10.7326/m16-2849

Publication Info

Díez, Carolina, Rachel P Kurland, Emily F Rothman, Megan Bair-Merritt, Eric Fleegler, Ziming Xuan, Sandro Galea, Craig S Ross, et al. (2017). State Intimate Partner Violence-Related Firearm Laws and Intimate Partner Homicide Rates in the United States, 1991 to 2015. Annals of internal medicine, 167(8). pp. 536–543. 10.7326/m16-2849 Retrieved from https://hdl.handle.net/10161/25922.

This is constructed from limited available data and may be imprecise. To cite this article, please review & use the official citation provided by the journal.

Scholars@Duke

Goss

Kristin Anne Goss

Professor in the Sanford School of Public Policy

Professor Goss focuses on why people do (or don't) participate in political life and how their engagement affects public policymaking. Her current research projects focus on the role of philanthropic billionaires in policy debates and on the evolution of gun-related advocacy over the past decade. Her recent articles and books are here. If you want a quick summary, here are some podcasts, op-eds, and other media offerings. 

Professor Goss directs the "Duke in DC" program, which provides select undergraduates with an immersive experience combining work experience and policy-oriented seminars. In 2017, she was inducted into the Bass Society of Fellows. See more about Professor Goss at kristingoss.com.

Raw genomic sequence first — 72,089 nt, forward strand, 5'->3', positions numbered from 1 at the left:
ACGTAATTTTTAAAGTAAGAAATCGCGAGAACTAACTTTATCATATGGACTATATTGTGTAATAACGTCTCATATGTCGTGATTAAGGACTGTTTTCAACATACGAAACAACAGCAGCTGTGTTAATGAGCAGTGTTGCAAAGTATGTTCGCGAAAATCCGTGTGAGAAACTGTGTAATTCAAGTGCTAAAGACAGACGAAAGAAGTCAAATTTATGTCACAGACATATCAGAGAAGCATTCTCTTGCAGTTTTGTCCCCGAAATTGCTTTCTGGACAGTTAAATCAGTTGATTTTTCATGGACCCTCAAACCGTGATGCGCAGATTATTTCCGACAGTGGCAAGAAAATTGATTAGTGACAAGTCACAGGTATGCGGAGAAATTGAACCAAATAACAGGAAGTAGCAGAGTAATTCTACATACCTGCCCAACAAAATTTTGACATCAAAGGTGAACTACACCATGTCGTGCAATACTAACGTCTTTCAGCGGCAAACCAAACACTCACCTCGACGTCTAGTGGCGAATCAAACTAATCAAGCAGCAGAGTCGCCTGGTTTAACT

Professor Goss has written or co-produced three books on gun politics and policy: The Gun Debate: What Everyone Needs to Know, with Philip J. Cook (Oxford University Press, 2020; 1st ed 2014); Gun Studies: Interdisciplinary Approaches to Politics, Policy, and Practice, co-edited with Jennifer Carlson and Harel Shapira (Routledge, 2018); and Disarmed: The Missing Movement for Gun Control in America (Princeton University Press, 2006, 2009). The latter book is based on her doctoral study, which won the American Political Science Association’s 2003 Harold D. Lasswell Award for the nation’s best dissertation in policy studies.